Black Magic: Conversation with Jasmine Wahi
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Rashaad Newsome in conversation with To Be Real curator Jasmine Wahi at Rhoden Arts Center/PAFA.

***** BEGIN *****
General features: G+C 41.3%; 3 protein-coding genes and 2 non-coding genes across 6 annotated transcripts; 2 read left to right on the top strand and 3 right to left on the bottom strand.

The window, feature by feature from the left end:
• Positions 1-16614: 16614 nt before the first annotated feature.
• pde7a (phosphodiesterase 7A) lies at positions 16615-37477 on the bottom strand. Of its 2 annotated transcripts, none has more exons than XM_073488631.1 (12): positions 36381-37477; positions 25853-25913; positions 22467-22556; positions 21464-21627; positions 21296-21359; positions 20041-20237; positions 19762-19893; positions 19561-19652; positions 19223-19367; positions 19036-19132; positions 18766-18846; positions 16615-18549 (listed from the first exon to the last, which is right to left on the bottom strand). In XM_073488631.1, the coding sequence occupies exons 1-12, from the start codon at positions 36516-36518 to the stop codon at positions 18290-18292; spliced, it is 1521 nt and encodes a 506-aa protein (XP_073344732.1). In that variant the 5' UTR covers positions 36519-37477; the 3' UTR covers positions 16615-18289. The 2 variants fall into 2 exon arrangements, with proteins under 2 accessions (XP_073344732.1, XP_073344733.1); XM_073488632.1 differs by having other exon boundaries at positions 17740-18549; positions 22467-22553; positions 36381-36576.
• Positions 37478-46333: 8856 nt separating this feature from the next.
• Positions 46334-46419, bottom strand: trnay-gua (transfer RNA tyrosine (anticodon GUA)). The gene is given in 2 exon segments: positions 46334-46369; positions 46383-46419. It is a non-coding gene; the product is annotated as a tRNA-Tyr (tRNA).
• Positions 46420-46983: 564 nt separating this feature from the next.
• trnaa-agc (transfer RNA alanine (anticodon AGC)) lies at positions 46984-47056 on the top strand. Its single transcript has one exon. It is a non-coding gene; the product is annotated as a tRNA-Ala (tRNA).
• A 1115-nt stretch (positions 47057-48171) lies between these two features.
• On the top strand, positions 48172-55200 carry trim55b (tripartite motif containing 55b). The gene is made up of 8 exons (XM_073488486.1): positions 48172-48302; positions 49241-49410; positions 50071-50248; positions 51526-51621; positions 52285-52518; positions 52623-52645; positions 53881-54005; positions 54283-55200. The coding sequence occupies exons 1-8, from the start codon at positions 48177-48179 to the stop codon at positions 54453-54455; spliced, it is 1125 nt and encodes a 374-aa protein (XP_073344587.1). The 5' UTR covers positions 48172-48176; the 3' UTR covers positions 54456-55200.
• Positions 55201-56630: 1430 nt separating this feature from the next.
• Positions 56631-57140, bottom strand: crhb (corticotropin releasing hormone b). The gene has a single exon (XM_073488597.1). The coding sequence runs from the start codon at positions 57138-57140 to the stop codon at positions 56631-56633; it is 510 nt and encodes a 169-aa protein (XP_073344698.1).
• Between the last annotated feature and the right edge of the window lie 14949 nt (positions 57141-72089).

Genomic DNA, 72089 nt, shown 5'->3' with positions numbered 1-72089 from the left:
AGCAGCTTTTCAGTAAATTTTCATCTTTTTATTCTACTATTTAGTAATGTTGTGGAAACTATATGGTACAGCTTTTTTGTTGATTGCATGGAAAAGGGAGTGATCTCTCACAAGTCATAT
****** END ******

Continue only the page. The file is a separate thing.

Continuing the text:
Interdisciplinary artist Rashaad Newsome’s multipart project, Black Magic, at Philadelphia Photo Arts Center and New York Live Arts, is a holistic reflection on agency, Blackness, and the futurity of intersectional identities and oppression. To Be Real, is an exhibition of all new work in collage and sculpture. At the conceptual center of To Be Real, which takes its name from Cheryl Lynn’s 1977 queer anthem, is Newsome’s ‘child,’ a cloud-based, A.I. being named Being (2019), whose mind has been populated with the works of radical authors, revolutionaries, theorists such as Paulo Freire, Michel Foucault, bell hooks, Janet Mock, and the like. Being acts as a critical guide to the exhibition, exploring ideas agency and hegemony within artificial intelligence. Also on view is Ancesista a fully 3D version of the neo cubist figures seen in the more 2D collages suspended in a Vogue dip. Though formally it takes an assemblage approach, it is analogous to cubism, which is heavily investigated in many of the works in the exhibition. The substrate is an African mahogany torso of a non-binary figure, who’s face is inspired by the female Pho mask from the Chokwe peoples of the Congo. As a way to queer the object, the lower body is a lifelike sex doll, thus making the work one to one of the figures in the collages. Outfitted in drag padding, a custom wig, acrylic nails, high heel boots, and a costume that fuses traditional African and drag ballroom aesthetics, the piece draws from life itself – intuitive, honest and tied to the culture that inspired it.